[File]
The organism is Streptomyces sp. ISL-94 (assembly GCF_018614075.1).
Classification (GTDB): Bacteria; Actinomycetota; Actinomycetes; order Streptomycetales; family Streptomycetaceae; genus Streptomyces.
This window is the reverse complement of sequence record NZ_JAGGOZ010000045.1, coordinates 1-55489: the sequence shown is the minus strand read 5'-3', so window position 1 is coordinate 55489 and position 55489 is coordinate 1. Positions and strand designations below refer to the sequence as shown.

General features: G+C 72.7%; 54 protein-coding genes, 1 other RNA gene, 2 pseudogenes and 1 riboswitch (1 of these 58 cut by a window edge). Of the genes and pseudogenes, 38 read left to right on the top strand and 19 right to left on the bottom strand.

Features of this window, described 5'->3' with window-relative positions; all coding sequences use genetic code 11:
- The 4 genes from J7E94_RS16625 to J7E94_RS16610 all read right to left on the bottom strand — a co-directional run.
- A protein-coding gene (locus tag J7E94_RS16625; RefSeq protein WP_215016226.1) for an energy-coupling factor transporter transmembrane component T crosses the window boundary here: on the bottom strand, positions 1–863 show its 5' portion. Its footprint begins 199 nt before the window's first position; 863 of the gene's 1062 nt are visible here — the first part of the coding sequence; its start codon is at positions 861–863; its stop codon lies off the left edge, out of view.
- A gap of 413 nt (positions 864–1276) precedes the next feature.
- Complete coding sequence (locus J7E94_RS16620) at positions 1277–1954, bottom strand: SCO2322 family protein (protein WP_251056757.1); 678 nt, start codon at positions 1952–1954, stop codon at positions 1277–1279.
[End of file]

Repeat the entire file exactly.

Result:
The organism is Streptomyces sp. ISL-94 (assembly GCF_018614075.1).
Classification (GTDB): Bacteria; Actinomycetota; Actinomycetes; order Streptomycetales; family Streptomycetaceae; genus Streptomyces.
This window is the reverse complement of sequence record NZ_JAGGOZ010000045.1, coordinates 1-55489: the sequence shown is the minus strand read 5'-3', so window position 1 is coordinate 55489 and position 55489 is coordinate 1. Positions and strand designations below refer to the sequence as shown.

General features: G+C 72.7%; 54 protein-coding genes, 1 other RNA gene, 2 pseudogenes and 1 riboswitch (1 of these 58 cut by a window edge). Of the genes and pseudogenes, 38 read left to right on the top strand and 19 right to left on the bottom strand.

Features of this window, described 5'->3' with window-relative positions; all coding sequences use genetic code 11:
- The 4 genes from J7E94_RS16625 to J7E94_RS16610 all read right to left on the bottom strand — a co-directional run.
- A protein-coding gene (locus tag J7E94_RS16625; RefSeq protein WP_215016226.1) for an energy-coupling factor transporter transmembrane component T crosses the window boundary here: on the bottom strand, positions 1–863 show its 5' portion. Its footprint begins 199 nt before the window's first position; 863 of the gene's 1062 nt are visible here — the first part of the coding sequence; its start codon is at positions 861–863; its stop codon lies off the left edge, out of view.
- A gap of 413 nt (positions 864–1276) precedes the next feature.
- Complete coding sequence (locus J7E94_RS16620) at positions 1277–1954, bottom strand: SCO2322 family protein (protein WP_251056757.1); 678 nt, start codon at positions 1952–1954, stop codon at positions 1277–1279.